[EAS] Ellipsoidal Packing

pjk pjk at design.eng.yale.edu
Wed May 12 17:22:27 EDT 2004

Subject:   Ellipsoidal Packing

Dear Colleagues -

Today feels like summer here (with apologies to my Australian
readers), the academic year is ending, _and_ I have a weakness for
M&Ms (despite growing up amidst more refined chocolate practices in
Austria). So I thought this item was worth sending out.

All best,  --PJK

The American Institute of Physics Bulletin of Physics News
Number 685 May 12, 2004  by Phillip F. Schewe, Ben Stein

THE BEST PACKING OF M&Ms, filling more than 77% of available volume,
has been achieved in a computer simulation performed at Princeton.
Actually the new results apply to any ellipsoid object, such as M&M
candy, fish eggs, or watermelons.  The modern understanding of dense
packing might be said to start in 1611, when Johannes Kepler
suggested that the most efficient packing of spheres in a container
occurred when the spheres were placed in a face-centered cubic
arrangement---the way a grocer stacks oranges.  "Kepler's
conjecture" was proved in 1998 and the filling factor was worked out
to be about 74%.  Unlike spheres, which still look the same after
you rotate them, ellipsoids' oblateness (they are squashed or
stretched in at least one direction) give them orientational degrees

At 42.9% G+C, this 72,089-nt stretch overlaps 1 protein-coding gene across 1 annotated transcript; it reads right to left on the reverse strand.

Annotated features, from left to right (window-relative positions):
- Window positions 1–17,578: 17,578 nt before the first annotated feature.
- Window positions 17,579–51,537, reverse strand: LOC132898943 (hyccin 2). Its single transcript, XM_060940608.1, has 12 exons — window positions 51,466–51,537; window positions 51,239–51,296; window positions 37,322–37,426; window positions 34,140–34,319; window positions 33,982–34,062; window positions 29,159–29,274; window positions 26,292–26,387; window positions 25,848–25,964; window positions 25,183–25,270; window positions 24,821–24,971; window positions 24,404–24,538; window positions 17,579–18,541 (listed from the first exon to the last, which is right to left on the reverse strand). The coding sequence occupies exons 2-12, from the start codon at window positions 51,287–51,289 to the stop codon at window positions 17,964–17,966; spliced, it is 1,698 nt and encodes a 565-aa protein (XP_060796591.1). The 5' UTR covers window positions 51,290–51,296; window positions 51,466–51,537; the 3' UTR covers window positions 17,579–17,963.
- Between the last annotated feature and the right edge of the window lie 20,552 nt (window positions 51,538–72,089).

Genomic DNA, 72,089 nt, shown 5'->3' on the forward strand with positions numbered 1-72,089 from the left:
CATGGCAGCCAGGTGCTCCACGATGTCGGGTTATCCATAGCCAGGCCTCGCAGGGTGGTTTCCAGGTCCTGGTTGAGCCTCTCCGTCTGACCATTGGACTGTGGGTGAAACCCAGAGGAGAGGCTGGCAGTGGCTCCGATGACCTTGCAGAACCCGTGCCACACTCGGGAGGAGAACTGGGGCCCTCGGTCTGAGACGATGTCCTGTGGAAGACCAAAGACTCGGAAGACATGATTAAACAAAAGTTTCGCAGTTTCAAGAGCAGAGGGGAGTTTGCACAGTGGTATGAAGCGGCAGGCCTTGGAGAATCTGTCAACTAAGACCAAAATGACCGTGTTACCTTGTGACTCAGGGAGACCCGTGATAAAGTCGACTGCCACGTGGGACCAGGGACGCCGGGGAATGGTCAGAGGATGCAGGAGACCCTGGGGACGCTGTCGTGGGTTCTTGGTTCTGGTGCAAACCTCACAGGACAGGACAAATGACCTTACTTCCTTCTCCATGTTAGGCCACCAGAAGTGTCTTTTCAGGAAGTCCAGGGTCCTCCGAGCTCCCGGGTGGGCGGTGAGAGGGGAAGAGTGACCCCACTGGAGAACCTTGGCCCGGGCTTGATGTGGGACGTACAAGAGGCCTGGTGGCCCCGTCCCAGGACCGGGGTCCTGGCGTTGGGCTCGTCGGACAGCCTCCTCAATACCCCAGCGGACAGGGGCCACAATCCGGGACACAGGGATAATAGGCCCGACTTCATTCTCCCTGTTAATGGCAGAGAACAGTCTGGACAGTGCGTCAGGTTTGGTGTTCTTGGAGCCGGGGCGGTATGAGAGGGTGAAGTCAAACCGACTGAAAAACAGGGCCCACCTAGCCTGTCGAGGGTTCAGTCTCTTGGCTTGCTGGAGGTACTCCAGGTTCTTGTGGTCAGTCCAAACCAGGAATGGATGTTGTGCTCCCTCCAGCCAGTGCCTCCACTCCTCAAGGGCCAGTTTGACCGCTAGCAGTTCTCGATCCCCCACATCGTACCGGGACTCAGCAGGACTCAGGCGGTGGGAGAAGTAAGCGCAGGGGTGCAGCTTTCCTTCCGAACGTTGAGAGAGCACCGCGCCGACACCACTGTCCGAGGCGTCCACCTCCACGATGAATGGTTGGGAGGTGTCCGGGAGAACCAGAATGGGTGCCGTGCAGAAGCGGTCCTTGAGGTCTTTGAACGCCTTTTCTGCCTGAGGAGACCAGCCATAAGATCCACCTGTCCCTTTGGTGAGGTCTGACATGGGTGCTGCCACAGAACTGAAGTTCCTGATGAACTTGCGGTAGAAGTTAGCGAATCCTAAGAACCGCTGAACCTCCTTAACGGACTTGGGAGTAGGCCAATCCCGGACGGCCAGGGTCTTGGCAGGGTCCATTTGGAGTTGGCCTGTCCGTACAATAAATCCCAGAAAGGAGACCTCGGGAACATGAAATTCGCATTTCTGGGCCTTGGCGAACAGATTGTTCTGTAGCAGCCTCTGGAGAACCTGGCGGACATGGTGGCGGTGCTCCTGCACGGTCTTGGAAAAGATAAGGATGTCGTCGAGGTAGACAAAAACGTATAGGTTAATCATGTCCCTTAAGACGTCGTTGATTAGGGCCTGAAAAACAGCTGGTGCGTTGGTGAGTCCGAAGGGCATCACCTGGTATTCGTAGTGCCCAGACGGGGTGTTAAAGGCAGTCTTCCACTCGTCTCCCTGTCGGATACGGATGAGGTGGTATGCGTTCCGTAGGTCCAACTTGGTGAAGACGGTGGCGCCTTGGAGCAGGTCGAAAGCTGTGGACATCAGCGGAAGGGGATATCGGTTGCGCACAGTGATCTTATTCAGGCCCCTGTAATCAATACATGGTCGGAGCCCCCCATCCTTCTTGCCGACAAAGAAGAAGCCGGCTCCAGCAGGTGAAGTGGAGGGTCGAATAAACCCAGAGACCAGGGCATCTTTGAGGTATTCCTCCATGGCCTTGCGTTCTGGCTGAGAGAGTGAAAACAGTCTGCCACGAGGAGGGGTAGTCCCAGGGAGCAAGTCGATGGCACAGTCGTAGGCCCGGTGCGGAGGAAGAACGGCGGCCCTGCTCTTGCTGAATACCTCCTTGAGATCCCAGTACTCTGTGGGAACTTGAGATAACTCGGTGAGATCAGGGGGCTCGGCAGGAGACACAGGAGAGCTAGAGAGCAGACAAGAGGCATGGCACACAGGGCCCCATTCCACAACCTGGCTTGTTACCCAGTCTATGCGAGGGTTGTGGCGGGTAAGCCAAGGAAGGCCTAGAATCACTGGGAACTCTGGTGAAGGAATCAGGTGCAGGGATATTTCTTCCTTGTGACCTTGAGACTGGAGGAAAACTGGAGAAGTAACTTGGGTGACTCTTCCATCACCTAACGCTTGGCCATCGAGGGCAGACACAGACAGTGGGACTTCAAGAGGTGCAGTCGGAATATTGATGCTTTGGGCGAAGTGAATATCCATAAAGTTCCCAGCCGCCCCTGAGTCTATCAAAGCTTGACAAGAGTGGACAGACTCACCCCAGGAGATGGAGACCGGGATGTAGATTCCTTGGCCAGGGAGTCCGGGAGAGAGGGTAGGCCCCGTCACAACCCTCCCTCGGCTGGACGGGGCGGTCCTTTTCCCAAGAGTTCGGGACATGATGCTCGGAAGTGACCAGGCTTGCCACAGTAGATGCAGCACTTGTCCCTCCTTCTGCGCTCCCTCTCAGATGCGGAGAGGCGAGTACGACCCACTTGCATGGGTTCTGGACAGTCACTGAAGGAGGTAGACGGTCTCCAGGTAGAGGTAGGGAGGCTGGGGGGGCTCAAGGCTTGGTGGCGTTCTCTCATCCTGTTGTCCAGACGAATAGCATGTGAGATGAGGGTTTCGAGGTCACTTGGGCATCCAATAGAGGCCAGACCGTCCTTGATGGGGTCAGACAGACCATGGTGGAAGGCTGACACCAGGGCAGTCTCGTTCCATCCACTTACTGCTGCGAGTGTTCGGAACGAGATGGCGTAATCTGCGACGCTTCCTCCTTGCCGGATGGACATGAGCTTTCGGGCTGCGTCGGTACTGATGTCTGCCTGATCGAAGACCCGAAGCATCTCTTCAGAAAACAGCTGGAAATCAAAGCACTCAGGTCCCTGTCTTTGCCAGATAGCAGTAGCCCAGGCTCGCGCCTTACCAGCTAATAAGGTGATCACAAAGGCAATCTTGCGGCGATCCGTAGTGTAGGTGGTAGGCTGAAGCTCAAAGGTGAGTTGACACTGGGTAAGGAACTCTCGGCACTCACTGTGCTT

of freedom that spheres don't have.  Consequentially, ellipsoids can
be packed more efficiently than spheres.  Depending on the aspect
ratio of the ellipsoid, the packing density can be anywhere between
74% and 77%.  The Princeton research (contact Salvatore Torquato,
609-258-3341, torquato at electron.princeton.edu) has a number of
practical implications: it shows that glassy states of matter, in
which molecules lie in a disordered arrangement, can have densities
almost as high as for crystals; it suggests that because of a high
contact number (in the high-density packings ellipsoids can touch 14
of their neighbors) stronger ceramics can be designed); and it
encourages researchers to investigate the effect of ellipsoidal
shape on evolutionary optimization in fish eggs.  (Donev et al.,
Physical Review Letters, upcoming article)

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